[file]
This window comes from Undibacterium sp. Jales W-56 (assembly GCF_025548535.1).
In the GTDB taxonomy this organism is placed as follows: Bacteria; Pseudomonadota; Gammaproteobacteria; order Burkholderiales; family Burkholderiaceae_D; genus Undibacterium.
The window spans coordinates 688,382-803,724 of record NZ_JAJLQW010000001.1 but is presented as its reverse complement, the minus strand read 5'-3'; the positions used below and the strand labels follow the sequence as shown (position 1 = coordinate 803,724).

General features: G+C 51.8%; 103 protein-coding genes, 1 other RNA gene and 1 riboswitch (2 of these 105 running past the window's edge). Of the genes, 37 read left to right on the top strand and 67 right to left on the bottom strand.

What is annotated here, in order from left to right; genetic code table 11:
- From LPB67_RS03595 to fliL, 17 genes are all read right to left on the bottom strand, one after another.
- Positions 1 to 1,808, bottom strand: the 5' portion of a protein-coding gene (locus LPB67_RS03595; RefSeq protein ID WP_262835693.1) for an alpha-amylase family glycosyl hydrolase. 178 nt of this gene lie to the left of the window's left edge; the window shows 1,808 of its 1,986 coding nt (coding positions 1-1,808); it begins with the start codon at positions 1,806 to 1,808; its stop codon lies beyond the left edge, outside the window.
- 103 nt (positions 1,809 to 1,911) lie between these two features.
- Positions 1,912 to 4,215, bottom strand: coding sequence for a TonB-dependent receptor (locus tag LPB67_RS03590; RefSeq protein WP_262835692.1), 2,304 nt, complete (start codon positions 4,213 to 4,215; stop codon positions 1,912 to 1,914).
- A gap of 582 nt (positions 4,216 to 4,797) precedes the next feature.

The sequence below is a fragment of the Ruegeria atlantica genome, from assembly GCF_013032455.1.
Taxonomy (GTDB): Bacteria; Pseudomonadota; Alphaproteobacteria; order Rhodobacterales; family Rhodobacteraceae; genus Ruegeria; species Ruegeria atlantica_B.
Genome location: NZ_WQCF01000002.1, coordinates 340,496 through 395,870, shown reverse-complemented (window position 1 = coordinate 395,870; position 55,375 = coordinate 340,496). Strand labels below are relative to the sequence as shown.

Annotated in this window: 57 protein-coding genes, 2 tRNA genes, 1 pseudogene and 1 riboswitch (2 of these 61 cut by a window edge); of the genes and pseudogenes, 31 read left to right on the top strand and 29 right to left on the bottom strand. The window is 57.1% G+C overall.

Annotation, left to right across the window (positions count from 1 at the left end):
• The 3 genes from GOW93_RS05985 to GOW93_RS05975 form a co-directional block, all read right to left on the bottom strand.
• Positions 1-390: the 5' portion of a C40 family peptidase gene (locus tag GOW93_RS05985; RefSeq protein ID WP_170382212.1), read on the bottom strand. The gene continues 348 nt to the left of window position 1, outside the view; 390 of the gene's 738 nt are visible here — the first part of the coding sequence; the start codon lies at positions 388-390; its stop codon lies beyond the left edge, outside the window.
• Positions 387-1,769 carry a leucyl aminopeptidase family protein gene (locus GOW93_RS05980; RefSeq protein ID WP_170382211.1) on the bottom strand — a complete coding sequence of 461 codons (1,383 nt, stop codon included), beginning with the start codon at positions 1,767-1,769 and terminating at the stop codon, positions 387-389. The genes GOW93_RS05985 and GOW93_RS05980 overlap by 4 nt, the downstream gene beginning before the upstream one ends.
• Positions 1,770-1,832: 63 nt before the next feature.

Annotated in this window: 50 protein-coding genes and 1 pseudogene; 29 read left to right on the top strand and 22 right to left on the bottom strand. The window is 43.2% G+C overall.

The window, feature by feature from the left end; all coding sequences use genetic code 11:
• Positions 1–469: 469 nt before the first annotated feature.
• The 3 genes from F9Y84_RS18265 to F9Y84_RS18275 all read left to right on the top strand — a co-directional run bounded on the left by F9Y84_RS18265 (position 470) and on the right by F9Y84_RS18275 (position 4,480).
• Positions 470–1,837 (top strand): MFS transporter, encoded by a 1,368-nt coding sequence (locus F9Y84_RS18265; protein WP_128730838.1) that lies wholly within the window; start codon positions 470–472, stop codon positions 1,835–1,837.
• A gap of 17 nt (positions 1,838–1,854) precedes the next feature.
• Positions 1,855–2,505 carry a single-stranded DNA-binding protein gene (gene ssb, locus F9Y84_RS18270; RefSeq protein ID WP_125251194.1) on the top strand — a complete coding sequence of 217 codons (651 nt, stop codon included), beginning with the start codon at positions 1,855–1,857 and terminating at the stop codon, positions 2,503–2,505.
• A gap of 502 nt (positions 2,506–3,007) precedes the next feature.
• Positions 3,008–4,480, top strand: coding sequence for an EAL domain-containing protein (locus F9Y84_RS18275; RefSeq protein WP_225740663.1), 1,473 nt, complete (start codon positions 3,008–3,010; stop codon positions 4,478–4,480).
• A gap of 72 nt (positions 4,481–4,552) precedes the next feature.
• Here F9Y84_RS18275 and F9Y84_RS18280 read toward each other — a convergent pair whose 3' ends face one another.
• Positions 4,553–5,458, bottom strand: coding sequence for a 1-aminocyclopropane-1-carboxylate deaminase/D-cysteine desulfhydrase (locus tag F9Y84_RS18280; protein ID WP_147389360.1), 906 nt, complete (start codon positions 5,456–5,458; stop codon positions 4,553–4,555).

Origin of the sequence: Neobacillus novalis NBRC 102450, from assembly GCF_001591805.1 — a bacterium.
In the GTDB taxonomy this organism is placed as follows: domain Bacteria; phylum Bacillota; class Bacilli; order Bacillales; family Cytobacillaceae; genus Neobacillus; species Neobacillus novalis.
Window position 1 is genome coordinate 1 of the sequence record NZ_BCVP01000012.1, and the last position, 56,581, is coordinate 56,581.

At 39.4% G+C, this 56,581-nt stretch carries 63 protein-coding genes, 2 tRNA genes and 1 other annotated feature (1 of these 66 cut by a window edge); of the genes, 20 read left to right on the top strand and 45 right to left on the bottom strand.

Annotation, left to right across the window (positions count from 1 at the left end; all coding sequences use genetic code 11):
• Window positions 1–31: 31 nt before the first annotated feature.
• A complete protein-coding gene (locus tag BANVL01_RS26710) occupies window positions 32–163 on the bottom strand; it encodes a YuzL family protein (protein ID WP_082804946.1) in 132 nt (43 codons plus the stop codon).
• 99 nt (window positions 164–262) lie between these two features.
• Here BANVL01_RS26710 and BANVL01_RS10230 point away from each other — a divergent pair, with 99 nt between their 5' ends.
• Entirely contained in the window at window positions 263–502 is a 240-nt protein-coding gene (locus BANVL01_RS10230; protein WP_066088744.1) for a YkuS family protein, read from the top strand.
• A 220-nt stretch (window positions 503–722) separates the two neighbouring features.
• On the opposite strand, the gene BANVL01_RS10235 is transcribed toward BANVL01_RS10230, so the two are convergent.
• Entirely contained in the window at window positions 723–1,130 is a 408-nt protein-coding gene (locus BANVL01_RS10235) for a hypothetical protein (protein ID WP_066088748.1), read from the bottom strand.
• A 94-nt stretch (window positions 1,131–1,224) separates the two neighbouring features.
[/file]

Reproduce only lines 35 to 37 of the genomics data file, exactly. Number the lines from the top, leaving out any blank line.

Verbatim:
At 39.4% G+C, this 56,581-nt stretch carries 63 protein-coding genes, 2 tRNA genes and 1 other annotated feature (1 of these 66 cut by a window edge); of the genes, 20 read left to right on the top strand and 45 right to left on the bottom strand.

Annotation, left to right across the window (positions count from 1 at the left end; all coding sequences use genetic code 11):
• Window positions 1–31: 31 nt before the first annotated feature.